• Primes (Primus)  He enlisted in 1777. He was captured at Charleston and paroled. He violated his parole, was captured again, paroled, and again rejoined the army! He was wounded at Camden. He also served at King's Mountain, Cowpens, Guilford Court House, Eutaw Springs, and Yorktown. He died in 1848 or 1849 in Roane County, Tennessee.
  • Ishmael Titus  He was born a slave in Amelia County, Virginia, about 1743. He was sold twice, finally to a man in Roane County, North Carolina (possibly Rowan County). He was freed for substituting for (serving in the army in place of) his master's son. After serving that enlistment, he reenlisted. He just missed Camden. He did serve at Deep River, King's Mountain, and Guilford Court House. He was captured by Tories and aided Colonel Benjamin Cleveland, also a Tory prisoner, to escape. He was living in Berkshire County, Massachusetts, in 1832.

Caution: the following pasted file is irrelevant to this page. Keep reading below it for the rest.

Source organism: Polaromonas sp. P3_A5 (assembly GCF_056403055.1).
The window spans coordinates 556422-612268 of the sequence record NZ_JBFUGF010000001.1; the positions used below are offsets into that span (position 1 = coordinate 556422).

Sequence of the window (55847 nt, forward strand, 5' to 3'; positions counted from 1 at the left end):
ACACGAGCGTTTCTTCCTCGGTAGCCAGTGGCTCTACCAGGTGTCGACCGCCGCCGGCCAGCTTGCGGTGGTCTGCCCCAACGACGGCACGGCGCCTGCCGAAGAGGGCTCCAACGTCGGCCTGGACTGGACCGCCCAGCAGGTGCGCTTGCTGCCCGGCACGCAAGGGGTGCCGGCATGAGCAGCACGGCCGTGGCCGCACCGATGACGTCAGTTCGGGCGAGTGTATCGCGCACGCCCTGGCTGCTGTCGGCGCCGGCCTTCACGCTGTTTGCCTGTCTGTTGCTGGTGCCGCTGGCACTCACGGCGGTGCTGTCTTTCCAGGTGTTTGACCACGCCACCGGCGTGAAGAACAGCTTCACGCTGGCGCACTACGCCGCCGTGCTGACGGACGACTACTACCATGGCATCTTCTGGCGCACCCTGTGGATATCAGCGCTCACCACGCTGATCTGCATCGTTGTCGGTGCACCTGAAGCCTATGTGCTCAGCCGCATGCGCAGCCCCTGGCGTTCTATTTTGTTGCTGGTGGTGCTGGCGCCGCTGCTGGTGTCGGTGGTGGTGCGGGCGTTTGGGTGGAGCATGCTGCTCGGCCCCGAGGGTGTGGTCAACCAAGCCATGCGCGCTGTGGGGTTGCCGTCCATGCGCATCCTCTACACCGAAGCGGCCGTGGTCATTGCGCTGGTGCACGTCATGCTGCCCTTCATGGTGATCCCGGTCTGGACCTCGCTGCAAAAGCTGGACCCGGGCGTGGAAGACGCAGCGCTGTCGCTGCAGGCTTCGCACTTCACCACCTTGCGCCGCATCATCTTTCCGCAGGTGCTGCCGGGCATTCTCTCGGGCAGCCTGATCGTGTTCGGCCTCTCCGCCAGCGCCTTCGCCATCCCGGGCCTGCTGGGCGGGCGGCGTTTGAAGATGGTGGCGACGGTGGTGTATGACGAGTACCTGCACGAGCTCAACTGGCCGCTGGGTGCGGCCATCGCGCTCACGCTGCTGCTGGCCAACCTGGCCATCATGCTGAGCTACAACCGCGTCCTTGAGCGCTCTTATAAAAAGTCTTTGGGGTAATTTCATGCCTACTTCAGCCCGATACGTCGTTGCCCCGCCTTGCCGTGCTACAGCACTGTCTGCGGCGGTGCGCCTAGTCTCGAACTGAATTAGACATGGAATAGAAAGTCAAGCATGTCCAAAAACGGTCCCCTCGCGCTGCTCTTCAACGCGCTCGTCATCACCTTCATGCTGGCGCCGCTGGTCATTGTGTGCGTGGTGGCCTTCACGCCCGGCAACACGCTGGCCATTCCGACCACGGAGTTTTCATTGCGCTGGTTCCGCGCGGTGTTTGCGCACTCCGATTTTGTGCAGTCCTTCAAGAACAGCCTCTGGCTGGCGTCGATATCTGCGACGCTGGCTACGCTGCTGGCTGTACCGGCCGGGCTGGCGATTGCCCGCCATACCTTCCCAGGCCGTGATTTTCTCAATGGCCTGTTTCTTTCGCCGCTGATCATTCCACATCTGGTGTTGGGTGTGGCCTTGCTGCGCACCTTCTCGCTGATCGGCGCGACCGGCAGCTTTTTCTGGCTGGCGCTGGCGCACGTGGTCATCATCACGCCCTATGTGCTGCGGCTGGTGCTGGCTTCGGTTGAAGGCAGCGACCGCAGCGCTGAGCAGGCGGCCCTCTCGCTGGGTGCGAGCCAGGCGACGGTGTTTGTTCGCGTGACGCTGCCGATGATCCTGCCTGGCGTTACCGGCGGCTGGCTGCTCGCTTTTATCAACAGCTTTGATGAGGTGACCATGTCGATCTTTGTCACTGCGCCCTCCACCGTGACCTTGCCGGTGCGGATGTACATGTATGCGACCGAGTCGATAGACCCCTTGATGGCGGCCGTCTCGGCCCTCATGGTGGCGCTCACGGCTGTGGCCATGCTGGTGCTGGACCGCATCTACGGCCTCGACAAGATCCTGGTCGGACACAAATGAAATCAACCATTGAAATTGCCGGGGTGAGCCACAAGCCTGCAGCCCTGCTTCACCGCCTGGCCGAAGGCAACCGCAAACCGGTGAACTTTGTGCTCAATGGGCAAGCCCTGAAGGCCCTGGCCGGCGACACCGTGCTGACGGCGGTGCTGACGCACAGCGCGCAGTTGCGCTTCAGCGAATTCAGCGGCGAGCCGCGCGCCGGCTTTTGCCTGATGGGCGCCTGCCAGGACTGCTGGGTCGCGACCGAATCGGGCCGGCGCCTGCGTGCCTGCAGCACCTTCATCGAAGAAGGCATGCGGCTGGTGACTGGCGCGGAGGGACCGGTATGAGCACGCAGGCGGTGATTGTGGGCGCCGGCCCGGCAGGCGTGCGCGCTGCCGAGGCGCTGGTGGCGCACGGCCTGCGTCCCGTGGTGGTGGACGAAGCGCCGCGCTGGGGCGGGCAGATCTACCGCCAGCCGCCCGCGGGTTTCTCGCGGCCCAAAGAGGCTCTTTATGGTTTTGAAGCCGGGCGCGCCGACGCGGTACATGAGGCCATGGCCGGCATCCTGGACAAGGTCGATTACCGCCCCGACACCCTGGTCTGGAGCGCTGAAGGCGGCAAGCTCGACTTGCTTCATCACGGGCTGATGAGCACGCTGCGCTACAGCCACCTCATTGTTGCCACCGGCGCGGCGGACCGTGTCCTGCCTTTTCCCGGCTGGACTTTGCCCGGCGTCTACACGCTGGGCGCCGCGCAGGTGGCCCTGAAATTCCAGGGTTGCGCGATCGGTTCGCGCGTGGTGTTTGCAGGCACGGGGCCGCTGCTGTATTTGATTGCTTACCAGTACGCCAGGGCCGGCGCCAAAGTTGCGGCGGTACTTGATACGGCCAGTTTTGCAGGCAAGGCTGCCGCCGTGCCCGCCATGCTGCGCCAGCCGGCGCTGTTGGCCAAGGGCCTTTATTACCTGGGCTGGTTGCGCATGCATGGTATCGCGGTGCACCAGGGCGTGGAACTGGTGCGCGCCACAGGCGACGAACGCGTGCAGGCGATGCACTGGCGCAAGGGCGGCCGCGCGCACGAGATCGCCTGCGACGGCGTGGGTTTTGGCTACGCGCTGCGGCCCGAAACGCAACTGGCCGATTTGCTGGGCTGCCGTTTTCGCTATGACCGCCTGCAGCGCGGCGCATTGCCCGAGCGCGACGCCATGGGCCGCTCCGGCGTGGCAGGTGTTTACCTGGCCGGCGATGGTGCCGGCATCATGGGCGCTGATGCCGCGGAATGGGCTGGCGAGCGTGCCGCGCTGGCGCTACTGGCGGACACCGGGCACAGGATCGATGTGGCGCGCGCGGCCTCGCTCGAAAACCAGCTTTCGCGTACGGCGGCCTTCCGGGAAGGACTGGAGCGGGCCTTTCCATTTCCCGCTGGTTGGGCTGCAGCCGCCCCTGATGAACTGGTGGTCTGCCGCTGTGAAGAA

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After the Revolution


As the war nears its end, Pennsylvania abolished slavery.

A Methodist assembly in Baltimore called for an end to slavery and for itinerant ministers to free their slaves.


The Articles on Confederation, the first document setting up a multistate government for the U.S., provided that freemen in one state are free in all the states. However, only the white population is counted for representation purposes.


The Silver Bluff, South Carolina, Baptist Church is formed, the first African-American Baptist church in the United States.


Jefferson proposed prohibiting slavery west of the Mississippi, but this failed.


The New York Manumission Society founded the African Free School.

The Northwest Territory prohibited slavery north of the Ohio River.

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The Consitution requires that nonslave states must respect the slave status of slaves from slaveholding states, counted slaves as 3/5th of a person when determining population for representation in Congress, and provided that Congress could not prohibit the importation of slaves for 20 years.